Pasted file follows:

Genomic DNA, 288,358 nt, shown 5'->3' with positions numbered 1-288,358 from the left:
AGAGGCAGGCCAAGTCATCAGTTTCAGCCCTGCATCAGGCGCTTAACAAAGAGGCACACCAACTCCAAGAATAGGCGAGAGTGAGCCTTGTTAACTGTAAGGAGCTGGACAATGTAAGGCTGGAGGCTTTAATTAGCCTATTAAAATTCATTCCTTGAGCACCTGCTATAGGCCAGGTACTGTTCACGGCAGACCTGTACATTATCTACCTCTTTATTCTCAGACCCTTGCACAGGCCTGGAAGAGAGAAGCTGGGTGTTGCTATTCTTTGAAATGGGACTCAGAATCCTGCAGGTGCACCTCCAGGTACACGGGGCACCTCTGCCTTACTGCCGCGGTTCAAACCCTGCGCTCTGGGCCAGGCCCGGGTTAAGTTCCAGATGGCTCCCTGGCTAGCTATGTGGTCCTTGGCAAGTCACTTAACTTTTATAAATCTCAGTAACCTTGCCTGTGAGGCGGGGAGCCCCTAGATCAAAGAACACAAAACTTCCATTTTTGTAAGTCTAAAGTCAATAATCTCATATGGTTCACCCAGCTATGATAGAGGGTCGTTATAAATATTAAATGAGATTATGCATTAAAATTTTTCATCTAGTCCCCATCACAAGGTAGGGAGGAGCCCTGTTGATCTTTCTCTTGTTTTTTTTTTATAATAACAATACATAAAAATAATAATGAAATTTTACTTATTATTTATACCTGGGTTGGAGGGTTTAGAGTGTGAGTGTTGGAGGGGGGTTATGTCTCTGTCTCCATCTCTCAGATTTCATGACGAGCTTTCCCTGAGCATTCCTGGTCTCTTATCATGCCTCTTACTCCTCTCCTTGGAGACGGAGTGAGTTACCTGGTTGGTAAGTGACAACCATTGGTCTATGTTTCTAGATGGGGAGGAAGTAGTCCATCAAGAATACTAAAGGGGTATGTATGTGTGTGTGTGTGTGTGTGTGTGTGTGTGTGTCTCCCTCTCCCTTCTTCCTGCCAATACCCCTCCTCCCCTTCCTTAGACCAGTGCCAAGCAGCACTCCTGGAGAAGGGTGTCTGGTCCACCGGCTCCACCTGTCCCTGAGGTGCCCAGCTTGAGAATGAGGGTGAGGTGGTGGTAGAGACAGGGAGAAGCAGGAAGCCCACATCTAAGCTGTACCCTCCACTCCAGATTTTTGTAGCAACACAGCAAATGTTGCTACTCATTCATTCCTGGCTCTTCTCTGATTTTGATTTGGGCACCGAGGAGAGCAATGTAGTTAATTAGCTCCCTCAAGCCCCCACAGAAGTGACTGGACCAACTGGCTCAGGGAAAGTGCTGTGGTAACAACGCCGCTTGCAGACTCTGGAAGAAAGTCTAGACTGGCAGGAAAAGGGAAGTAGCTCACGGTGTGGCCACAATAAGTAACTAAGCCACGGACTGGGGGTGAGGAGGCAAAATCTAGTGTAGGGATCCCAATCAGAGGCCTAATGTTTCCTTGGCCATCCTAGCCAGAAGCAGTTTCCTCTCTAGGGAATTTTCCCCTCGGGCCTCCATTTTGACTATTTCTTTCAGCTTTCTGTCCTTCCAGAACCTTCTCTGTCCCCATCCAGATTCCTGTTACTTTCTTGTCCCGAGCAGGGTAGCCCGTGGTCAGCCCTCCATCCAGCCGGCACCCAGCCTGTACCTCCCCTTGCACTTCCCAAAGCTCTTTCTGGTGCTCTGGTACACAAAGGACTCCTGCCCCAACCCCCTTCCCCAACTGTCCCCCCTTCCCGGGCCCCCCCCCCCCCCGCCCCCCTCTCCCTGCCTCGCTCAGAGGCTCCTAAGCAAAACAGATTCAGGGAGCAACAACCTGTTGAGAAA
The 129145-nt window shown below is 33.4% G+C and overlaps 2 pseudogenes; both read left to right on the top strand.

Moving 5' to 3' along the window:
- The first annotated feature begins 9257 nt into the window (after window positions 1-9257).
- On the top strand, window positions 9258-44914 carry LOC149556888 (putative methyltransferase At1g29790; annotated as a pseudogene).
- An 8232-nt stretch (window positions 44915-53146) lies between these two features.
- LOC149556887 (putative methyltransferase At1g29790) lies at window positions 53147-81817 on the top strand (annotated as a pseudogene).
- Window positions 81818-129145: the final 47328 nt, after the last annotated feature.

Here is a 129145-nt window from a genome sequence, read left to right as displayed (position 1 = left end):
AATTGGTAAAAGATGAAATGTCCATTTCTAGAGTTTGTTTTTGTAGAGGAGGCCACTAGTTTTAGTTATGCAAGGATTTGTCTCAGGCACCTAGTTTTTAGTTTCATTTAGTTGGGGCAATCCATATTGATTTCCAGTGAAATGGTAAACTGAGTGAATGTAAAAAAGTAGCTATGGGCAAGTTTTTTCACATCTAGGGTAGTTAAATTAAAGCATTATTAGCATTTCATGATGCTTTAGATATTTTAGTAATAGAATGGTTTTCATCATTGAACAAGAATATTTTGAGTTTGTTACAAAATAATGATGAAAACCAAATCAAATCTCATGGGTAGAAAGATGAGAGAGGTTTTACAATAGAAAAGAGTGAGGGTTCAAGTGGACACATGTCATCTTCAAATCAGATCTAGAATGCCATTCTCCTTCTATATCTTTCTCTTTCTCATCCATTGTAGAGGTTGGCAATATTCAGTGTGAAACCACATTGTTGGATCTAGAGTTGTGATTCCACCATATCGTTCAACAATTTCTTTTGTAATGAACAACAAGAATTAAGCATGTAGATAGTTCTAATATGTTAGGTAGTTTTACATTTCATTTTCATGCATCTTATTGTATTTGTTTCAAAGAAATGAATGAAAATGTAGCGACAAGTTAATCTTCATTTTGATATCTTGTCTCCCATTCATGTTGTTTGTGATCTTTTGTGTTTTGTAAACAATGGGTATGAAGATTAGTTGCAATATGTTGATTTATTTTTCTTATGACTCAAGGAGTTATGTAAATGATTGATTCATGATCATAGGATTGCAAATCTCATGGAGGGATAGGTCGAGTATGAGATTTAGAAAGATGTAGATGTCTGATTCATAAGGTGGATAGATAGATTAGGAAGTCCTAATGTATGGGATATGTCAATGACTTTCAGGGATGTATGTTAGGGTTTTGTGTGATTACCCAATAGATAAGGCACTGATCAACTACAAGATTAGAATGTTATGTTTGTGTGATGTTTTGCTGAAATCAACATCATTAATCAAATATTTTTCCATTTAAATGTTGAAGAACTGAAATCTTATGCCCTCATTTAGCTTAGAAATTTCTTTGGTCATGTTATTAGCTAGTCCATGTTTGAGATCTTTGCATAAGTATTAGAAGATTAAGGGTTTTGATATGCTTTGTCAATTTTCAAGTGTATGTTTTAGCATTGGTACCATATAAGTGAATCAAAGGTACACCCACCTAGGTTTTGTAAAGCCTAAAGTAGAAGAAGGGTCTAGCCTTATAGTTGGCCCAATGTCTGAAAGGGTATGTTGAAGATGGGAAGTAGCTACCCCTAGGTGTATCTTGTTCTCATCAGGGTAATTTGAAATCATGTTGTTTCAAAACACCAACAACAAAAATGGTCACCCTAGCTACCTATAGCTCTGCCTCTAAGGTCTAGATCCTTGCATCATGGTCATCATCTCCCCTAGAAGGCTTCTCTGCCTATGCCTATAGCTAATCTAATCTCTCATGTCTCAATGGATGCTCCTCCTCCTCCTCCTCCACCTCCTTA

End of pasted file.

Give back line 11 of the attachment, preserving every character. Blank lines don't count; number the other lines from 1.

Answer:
AATTGGTAAAAGATGAAATGTCCATTTCTAGAGTTTGTTTTTGTAGAGGAGGCCACTAGTTTTAGTTATGCAAGGATTTGTCTCAGGCACCTAGTTTTTAGTTTCATTTAGTTGGGGCAATCCATATTGATTTCCAGTGAAATGGTAAACTGAGTGAATGTAAAAAAGTAGCTATGGGCAAGTTTTTTCACATCTAGGGTAGTTAAATTAAAGCATTATTAGCATTTCATGATGCTTTAGATATTTTAGTAATAGAATGGTTTTCATCATTGAACAAGAATATTTTGAGTTTGTTACAAAATAATGATGAAAACCAAATCAAATCTCATGGGTAGAAAGATGAGAGAGGTTTTACAATAGAAAAGAGTGAGGGTTCAAGTGGACACATGTCATCTTCAAATCAGATCTAGAATGCCATTCTCCTTCTATATCTTTCTCTTTCTCATCCATTGTAGAGGTTGGCAATATTCAGTGTGAAACCACATTGTTGGATCTAGAGTTGTGATTCCACCATATCGTTCAACAATTTCTTTTGTAATGAACAACAAGAATTAAGCATGTAGATAGTTCTAATATGTTAGGTAGTTTTACATTTCATTTTCATGCATCTTATTGTATTTGTTTCAAAGAAATGAATGAAAATGTAGCGACAAGTTAATCTTCATTTTGATATCTTGTCTCCCATTCATGTTGTTTGTGATCTTTTGTGTTTTGTAAACAATGGGTATGAAGATTAGTTGCAATATGTTGATTTATTTTTCTTATGACTCAAGGAGTTATGTAAATGATTGATTCATGATCATAGGATTGCAAATCTCATGGAGGGATAGGTCGAGTATGAGATTTAGAAAGATGTAGATGTCTGATTCATAAGGTGGATAGATAGATTAGGAAGTCCTAATGTATGGGATATGTCAATGACTTTCAGGGATGTATGTTAGGGTTTTGTGTGATTACCCAATAGATAAGGCACTGATCAACTACAAGATTAGAATGTTATGTTTGTGTGATGTTTTGCTGAAATCAACATCATTAATCAAATATTTTTCCATTTAAATGTTGAAGAACTGAAATCTTATGCCCTCATTTAGCTTAGAAATTTCTTTGGTCATGTTATTAGCTAGTCCATGTTTGAGATCTTTGCATAAGTATTAGAAGATTAAGGGTTTTGATATGCTTTGTCAATTTTCAAGTGTATGTTTTAGCATTGGTACCATATAAGTGAATCAAAGGTACACCCACCTAGGTTTTGTAAAGCCTAAAGTAGAAGAAGGGTCTAGCCTTATAGTTGGCCCAATGTCTGAAAGGGTATGTTGAAGATGGGAAGTAGCTACCCCTAGGTGTATCTTGTTCTCATCAGGGTAATTTGAAATCATGTTGTTTCAAAACACCAACAACAAAAATGGTCACCCTAGCTACCTATAGCTCTGCCTCTAAGGTCTAGATCCTTGCATCATGGTCATCATCTCCCCTAGAAGGCTTCTCTGCCTATGCCTATAGCTAATCTAATCTCTCATGTCTCAATGGATGCTCCTCCTCCTCCTCCTCCACCTCCTTA